The gig economy or gig jobs are nothing new. Often known as freelance jobs, short-term or temporary jobs, gig jobs are filled by the agile workforce, gig workers that have greater flexibility for employers than full-time employees.
Gig work is available in a wide variety of industries. You could find contract gigs in English language teaching, cheffing, graphic design, or business management that suit your skills and your lifestyle. And with advances in information technology platforms and apps, there are more options for gig economy programming. There are also better opportunities for employers to advertise shifts or specific projects and link themselves up with the skills professionals need.
What are Gig Economy Jobs?
What are gig jobs? Well, that isn’t really a question with a simple answer since gig-type jobs are available in most industries. Gig work could mean picking up shifts at a local restaurant, food delivery, rideshare jobs through companies such as Uber and Lyft, or project work in anything from software development and computer science to accounting and finance.
Types of Gig Workers
Essentially gig work is anything that requires temporary workers, contract workers, or project-based workers as opposed to permanent jobs requiring long-term or full-time employees. There are large numbers of short-term gig jobs and lots of types of gig workers but almost any freelance job or contract job could be classified as being part of the gig economy. Understanding the gig economy requires understanding the needs of both employers and workers, so as to be able to effectively match up these needs.
Traditionally full-time employment was seen as better for career development but with more companies looking to hire independent contractors and more job seekers looking for a flexible job that supports a better work-life balance, contract gigs are gaining validity as viable career paths. In fact, becoming a gig economy worker could be good career advice especially as a way of building skills and expertise in a variety of different areas or just boosting your monthly income.
Giggers is a term for workers who have participated in the gig economy. A gigger can be any independent worker who works for short-term or non-permanent contract gigs, including lower-paid roles and workers with a very high skill set. Giggers may also be known as shifters.
Gig workers that undertake contingent jobs and gig work are a valuable human resource that accounts for a large percentage of the workforce. And yet they do not generally have the same employee benefits as permanent staff such as health insurance and there have been calls to allow gig workers better access to benefits.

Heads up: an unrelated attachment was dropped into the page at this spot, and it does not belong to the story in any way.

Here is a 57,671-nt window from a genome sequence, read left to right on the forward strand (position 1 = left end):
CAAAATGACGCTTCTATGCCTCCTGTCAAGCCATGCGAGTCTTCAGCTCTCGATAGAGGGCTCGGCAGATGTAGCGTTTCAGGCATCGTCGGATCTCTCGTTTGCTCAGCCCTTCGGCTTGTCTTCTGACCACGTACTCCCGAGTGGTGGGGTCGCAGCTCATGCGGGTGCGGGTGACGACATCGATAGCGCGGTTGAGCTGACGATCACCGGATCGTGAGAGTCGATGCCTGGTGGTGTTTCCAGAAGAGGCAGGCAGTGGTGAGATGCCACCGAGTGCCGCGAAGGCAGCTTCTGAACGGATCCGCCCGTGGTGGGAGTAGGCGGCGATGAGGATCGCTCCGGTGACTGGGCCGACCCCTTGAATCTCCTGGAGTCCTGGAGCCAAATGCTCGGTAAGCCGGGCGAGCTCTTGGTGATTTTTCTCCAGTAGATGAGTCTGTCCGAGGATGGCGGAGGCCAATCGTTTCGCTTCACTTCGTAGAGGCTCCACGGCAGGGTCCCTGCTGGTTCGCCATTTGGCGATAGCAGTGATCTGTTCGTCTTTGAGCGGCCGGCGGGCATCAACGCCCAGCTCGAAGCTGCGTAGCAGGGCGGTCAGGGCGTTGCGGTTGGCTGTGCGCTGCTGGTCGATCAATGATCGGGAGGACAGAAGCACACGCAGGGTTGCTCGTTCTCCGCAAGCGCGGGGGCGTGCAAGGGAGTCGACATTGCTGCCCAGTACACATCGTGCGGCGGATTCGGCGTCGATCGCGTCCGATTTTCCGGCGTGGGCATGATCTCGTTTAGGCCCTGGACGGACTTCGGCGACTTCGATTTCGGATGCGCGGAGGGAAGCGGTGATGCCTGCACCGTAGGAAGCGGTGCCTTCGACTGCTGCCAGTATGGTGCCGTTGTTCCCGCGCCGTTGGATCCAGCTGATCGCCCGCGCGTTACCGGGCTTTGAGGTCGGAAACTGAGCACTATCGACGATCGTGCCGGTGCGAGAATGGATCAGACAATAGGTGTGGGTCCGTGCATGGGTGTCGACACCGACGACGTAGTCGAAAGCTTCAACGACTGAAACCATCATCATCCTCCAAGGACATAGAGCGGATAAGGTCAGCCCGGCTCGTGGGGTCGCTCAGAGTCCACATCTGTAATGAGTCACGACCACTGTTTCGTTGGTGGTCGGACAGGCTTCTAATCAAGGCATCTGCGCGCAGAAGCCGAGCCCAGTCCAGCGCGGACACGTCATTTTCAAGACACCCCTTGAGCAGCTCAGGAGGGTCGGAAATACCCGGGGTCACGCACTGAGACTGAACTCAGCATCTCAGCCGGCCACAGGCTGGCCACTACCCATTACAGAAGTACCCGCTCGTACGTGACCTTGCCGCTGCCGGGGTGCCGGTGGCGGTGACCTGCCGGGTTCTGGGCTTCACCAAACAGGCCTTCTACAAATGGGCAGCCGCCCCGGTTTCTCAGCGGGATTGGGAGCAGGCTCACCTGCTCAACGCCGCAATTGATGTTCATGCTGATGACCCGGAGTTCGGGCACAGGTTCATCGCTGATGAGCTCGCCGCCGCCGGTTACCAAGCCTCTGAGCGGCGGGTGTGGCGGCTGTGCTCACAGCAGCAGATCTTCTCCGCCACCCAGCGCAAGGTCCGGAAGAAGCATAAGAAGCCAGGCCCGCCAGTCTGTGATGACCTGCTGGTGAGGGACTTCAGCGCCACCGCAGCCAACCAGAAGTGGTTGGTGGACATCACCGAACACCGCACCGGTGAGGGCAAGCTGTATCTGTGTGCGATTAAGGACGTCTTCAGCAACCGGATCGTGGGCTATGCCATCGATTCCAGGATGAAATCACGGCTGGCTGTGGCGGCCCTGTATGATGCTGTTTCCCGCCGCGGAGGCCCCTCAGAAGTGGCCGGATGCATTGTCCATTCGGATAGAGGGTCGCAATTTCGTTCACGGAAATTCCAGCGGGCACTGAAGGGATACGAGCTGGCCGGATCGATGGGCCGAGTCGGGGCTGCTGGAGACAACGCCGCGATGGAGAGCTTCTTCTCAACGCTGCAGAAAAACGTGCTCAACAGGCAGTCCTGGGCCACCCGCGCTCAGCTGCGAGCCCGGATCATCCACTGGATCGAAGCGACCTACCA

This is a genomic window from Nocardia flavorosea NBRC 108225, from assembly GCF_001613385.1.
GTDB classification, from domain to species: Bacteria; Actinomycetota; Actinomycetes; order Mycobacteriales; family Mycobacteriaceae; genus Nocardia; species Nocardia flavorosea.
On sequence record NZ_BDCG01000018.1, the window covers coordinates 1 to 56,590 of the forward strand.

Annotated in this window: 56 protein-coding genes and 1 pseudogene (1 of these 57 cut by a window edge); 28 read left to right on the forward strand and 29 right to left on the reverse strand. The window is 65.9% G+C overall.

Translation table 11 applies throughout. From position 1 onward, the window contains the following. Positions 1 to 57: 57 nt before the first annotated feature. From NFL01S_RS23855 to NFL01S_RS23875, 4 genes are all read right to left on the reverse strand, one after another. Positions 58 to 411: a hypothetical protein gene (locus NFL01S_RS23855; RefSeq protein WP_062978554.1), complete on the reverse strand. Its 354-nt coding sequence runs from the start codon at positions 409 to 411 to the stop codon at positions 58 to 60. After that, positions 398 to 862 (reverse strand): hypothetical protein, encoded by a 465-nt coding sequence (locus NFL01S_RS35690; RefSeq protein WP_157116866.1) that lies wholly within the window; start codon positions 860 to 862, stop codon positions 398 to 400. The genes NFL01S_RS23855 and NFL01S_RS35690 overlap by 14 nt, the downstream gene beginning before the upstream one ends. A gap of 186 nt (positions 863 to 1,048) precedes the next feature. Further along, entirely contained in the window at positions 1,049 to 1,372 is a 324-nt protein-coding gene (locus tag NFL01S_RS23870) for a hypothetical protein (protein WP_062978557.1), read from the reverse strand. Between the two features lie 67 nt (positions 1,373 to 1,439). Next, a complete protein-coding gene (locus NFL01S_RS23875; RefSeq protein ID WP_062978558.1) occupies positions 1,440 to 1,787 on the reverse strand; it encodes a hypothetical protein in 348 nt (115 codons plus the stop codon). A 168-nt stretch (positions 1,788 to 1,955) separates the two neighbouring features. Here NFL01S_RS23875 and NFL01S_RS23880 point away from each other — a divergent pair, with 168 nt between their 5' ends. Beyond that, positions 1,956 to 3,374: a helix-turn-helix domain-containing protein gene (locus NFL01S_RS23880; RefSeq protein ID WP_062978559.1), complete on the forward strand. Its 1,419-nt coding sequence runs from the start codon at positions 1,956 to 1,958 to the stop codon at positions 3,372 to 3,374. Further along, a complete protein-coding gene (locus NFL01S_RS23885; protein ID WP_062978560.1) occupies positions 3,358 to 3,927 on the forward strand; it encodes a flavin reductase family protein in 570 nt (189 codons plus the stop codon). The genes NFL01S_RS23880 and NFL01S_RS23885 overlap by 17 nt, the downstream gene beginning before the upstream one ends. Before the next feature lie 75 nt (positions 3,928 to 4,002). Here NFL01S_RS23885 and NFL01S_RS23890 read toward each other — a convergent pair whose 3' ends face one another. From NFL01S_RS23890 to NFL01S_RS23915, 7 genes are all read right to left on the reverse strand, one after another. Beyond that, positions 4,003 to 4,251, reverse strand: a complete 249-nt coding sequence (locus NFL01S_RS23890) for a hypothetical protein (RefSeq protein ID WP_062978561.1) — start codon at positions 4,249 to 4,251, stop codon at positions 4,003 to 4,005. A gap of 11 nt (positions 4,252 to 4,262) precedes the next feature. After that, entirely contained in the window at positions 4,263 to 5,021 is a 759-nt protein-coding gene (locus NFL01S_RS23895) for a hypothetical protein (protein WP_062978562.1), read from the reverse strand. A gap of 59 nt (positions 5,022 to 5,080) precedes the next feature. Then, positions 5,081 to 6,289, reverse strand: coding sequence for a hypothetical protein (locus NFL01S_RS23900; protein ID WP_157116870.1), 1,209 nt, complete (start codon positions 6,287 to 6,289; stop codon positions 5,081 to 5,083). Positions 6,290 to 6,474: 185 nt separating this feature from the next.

Pros and Cons of Gig Work
As with any type of work, there are advantages and disadvantages of gig jobs.
Advantages can include:
- More flexibility. This is a key reason both employers and workers are moving more and more towards using the gig economy. Workers can generally choose to work the hours and days that suit them allowing gig work to fit better around other commitments.
- More variety. Put simply, gigs offer more variety as well as more flexibility. You can choose the places you work or the projects you work on and gain experience in lots of different areas.
- Less risk. If you are working for multiple employers there is less risk if one of them goes out of business.
- Better alignment. Being able to have more choice and flexibility means better value alignment between workers and organizations.
While disadvantages might include:
- Disruption to work-life balance. While for some types of gig workers flexible working allows for a better work-life balance others allow gig work to negatively impact their work-life balance or sleep patterns by having to be constantly available for work.
- Lack of unemployment. Gig workers may not be covered by unemployment insurance if they are unable to find work which puts pressure on workers to always be on the hunt for work.
- A lack of benefits. Generally, employment law doesn’t require contractors and freelancers to be given a benefits package meaning gig economy workers need to be careful to ensure they are budgeting for things like private insurance and a retirement plan.
- Working alone. One of the cons of gig work is that it’s easy to end up not feeling part of a team especially if you are working on your own. Isolation and a lack of social contact can have negative impacts.
If you are currently engaged in a job search then sending your resume and cover letter to a temp agency can help bring gigs to you, as can apps like Shiftpixy that allow workers to access jobs in gig economy settings as well as access to benefits and great relationships between workers and gig job providers.